As 2016 came to a close, industry economists offered their informed predictions for the U.S. construction industry in the year ahead.
Dodge Data & Analytics’ 2017 Dodge Construction Outlook predicts that total U.S. construction starts for 2017 will advance 5 percent to $713 billion, following gains of 11 percent in 2015 and an estimated 1 percent in 2016. Gains of 8 percent are expected for both residential building and nonresidential building, while nonbuilding construction slides a further 3 percent.
“The U.S. construction industry has witnessed signs of deceleration in 2016, following several years of steady growth,” said Robert Murray, chief economist for Dodge Data & Analytics. “Total construction starts during the first half of this year lagged behind what was reported in 2015, raising some concern that the current construction expansion may have run its course.
“However, the early 2016 shortfall reflected the comparison to unusually elevated activity during the first half of 2015, lifted by 13 very large projects valued each at $1 billion or more, such as a $9 billion liquefied natural gas export terminal in Texas and a $2.5 billion office tower in New York City,” Murray said. “As 2016 has proceeded, the year-to-date shortfall has grown smaller, easing concern that the construction industry may be in the early stage of cyclical decline. Instead, the construction industry has now entered a more mature phase of its expansion, one that is characterized by slower rates of growth than what took place during the 2012-2015 period, but still growth. Since the construction start statistics will lead the pattern of construction spending, this means that construction spending can be expected to see moderate gains through 2017 and beyond.”
Murray indicated a number of positive factors that suggest the construction expansion has room to proceed, including the following:
- the U.S. economy in 2017 is anticipated to see moderate job growth,
- market fundamentals for commercial real estate should remain generally healthy,
- more funding support is coming from state and local bond measures,
- energy prices appear to have stabilized, and
- interest rate hikes will be gradual and few.
Construction starts by sectors
According to Dodge Data & Analytics, single family housing will rise 12 percent in dollars, corresponding to a 9 percent increase in units to 795,000 (Dodge basis). Access to home mortgage loans is improving, and some of the caution exercised by potential homebuyers will ease with continued employment growth and low mortgage rates. Older members of the Millennial generation are now moving into the 30 to 35 year-old age bracket, which should begin to lift demand for single family housing.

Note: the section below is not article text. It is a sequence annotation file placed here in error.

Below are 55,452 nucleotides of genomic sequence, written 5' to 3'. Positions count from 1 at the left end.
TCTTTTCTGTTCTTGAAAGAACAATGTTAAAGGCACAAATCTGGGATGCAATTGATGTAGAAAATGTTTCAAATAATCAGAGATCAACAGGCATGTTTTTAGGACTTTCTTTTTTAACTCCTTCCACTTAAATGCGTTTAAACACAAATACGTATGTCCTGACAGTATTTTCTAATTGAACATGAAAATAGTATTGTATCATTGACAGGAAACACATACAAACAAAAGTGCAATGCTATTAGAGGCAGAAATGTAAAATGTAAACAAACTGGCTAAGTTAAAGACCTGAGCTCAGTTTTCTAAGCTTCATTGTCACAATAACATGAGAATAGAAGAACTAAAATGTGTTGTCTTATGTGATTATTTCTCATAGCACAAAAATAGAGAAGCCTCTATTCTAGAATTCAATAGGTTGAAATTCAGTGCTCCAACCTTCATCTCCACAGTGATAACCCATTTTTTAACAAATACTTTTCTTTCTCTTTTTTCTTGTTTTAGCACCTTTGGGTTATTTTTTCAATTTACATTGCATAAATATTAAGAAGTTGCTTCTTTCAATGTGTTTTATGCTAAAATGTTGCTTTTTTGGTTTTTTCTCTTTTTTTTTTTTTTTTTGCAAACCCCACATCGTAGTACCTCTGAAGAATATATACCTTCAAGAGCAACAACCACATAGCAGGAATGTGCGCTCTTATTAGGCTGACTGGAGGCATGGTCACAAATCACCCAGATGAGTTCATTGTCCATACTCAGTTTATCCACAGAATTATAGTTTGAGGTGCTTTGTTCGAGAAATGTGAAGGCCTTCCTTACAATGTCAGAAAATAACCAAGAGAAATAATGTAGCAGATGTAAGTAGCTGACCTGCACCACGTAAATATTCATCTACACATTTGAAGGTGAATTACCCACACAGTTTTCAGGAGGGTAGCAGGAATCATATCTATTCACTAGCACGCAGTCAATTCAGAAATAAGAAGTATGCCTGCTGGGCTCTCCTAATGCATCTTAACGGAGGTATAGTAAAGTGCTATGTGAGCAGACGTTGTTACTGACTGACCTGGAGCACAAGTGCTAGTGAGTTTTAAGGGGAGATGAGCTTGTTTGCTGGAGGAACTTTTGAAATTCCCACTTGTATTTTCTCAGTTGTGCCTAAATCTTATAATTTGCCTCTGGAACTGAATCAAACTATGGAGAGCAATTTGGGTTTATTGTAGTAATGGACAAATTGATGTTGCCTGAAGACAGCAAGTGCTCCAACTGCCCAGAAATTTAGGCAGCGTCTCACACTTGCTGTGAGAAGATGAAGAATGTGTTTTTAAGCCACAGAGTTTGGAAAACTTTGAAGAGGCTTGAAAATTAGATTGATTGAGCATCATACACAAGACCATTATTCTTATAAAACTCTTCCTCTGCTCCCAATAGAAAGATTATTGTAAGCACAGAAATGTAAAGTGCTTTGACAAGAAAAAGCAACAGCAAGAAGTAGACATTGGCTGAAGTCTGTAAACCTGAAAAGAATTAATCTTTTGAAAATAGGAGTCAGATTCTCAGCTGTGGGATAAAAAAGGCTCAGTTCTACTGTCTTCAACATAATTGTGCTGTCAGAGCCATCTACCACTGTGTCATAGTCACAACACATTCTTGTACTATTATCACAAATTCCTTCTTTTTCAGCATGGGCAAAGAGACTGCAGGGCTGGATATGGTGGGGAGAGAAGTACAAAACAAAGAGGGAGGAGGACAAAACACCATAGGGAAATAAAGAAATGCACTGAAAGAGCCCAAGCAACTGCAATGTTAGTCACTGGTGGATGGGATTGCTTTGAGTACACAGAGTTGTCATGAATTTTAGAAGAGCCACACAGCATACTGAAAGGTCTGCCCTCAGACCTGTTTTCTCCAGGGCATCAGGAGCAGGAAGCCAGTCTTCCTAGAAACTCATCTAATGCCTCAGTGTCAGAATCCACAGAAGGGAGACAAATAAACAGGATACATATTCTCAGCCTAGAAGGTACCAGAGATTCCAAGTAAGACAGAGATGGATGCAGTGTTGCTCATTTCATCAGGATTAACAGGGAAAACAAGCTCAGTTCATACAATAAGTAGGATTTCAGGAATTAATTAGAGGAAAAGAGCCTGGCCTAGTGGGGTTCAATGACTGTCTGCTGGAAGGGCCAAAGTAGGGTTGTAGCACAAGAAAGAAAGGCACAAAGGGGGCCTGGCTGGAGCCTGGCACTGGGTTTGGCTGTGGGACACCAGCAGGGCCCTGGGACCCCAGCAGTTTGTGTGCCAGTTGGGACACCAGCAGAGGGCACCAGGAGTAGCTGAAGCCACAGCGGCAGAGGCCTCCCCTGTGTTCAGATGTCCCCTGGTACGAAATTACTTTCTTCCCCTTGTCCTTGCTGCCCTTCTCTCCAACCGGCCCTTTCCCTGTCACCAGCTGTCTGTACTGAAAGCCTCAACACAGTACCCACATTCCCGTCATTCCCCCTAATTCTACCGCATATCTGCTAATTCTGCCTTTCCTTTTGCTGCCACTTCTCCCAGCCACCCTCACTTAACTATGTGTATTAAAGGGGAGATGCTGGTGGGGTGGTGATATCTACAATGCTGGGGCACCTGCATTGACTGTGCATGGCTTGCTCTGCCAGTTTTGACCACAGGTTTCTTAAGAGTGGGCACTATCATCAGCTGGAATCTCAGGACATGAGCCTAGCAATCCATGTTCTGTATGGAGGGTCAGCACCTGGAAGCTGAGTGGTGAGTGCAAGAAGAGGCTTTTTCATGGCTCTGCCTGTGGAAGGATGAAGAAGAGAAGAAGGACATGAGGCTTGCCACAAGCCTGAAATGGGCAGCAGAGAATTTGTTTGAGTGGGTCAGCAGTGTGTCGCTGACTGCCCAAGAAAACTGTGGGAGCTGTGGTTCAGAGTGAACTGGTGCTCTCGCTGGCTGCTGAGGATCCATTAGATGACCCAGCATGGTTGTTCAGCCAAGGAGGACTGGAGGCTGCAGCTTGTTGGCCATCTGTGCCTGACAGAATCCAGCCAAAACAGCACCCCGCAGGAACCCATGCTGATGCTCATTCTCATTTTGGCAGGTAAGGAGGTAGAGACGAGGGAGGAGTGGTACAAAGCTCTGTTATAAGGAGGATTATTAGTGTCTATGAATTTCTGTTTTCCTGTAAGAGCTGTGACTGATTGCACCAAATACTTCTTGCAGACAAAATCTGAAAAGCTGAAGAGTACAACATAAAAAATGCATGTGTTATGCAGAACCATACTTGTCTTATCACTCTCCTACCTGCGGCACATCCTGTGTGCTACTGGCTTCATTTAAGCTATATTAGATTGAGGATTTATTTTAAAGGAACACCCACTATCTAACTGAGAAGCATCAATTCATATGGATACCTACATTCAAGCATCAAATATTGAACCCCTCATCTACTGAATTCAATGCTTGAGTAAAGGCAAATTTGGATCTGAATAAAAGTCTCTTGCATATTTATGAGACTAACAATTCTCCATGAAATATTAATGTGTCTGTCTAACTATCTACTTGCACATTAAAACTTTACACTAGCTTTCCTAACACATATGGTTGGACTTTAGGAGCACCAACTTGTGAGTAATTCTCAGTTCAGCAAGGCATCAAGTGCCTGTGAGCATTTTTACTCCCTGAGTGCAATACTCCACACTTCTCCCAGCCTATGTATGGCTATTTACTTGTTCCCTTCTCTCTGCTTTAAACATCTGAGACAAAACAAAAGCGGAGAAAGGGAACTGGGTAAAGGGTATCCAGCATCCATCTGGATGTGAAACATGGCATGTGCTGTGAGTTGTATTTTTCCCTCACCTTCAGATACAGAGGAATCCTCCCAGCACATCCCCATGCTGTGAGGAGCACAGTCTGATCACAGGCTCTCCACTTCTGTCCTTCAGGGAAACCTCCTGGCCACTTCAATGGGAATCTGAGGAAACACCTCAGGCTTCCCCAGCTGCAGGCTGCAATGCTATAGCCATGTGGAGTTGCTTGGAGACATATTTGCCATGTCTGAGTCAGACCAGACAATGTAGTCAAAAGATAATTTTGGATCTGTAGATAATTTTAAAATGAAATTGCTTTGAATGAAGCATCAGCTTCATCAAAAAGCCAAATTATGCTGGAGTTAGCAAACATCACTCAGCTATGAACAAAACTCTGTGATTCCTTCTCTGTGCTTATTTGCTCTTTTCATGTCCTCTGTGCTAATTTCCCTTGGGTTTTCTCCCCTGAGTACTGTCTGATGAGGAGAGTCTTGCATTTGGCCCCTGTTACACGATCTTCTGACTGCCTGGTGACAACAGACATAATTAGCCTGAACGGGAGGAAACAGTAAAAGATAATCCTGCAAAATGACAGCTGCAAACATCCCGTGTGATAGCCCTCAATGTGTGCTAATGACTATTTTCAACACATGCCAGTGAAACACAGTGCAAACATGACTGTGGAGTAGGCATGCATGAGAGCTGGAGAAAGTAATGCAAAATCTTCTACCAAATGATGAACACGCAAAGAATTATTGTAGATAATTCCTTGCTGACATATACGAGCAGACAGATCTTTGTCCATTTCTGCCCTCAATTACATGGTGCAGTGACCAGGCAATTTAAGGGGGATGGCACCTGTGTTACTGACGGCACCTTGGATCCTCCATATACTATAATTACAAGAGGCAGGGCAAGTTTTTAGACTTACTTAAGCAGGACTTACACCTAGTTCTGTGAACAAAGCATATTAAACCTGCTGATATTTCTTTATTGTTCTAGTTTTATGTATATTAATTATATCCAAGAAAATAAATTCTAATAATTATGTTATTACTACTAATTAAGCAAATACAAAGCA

Multifamily housing will be flat in dollars and down 2 percent in units to 435,000 (Dodge basis). This project type now appears to have peaked in 2015, lifted in particular by an exceptional amount of activity in the New York City metropolitan area, which is now settling back. Continued growth for multifamily housing in other metropolitan areas, along with still generally healthy market fundamentals, will enable the retreat at the national level to stay gradual.
Commercial building will increase 6 percent on top of the 12 percent gain estimated for 2016. Office construction is showing improvement from very low levels, lifted by the start of several signature office towers and broad development efforts in downtown markets. Store construction should show some improvement from a subdued 2016, and warehouses will register further growth. Hotel construction, while still healthy, will begin to retreat after a strong 2016.
Institutional building will advance 10 percent, resuming its expansion after pausing in 2015 and 2016. The educational facilities category is seeing an increasing amount of K-12 school construction, supported by the passage of recent school construction bond measures. More growth is expected for the amusement category (convention centers, sports arenas, casinos) and transportation terminals.
Manufacturing plant construction will increase 6 percent, beginning to recover after steep declines in 2015 and 2016 that reflected the pullback for large petrochemical plant starts.
Public works construction will improve 6 percent, regaining upward momentum after slipping 3 percent in 2016. Highways and bridges will derive support from the new federal transportation bill, while environmental works should benefit from the expected passage of the Water Resources Development Act. Natural gas and oil pipeline projects are expected to stay close to the volume that’s been present in 2016.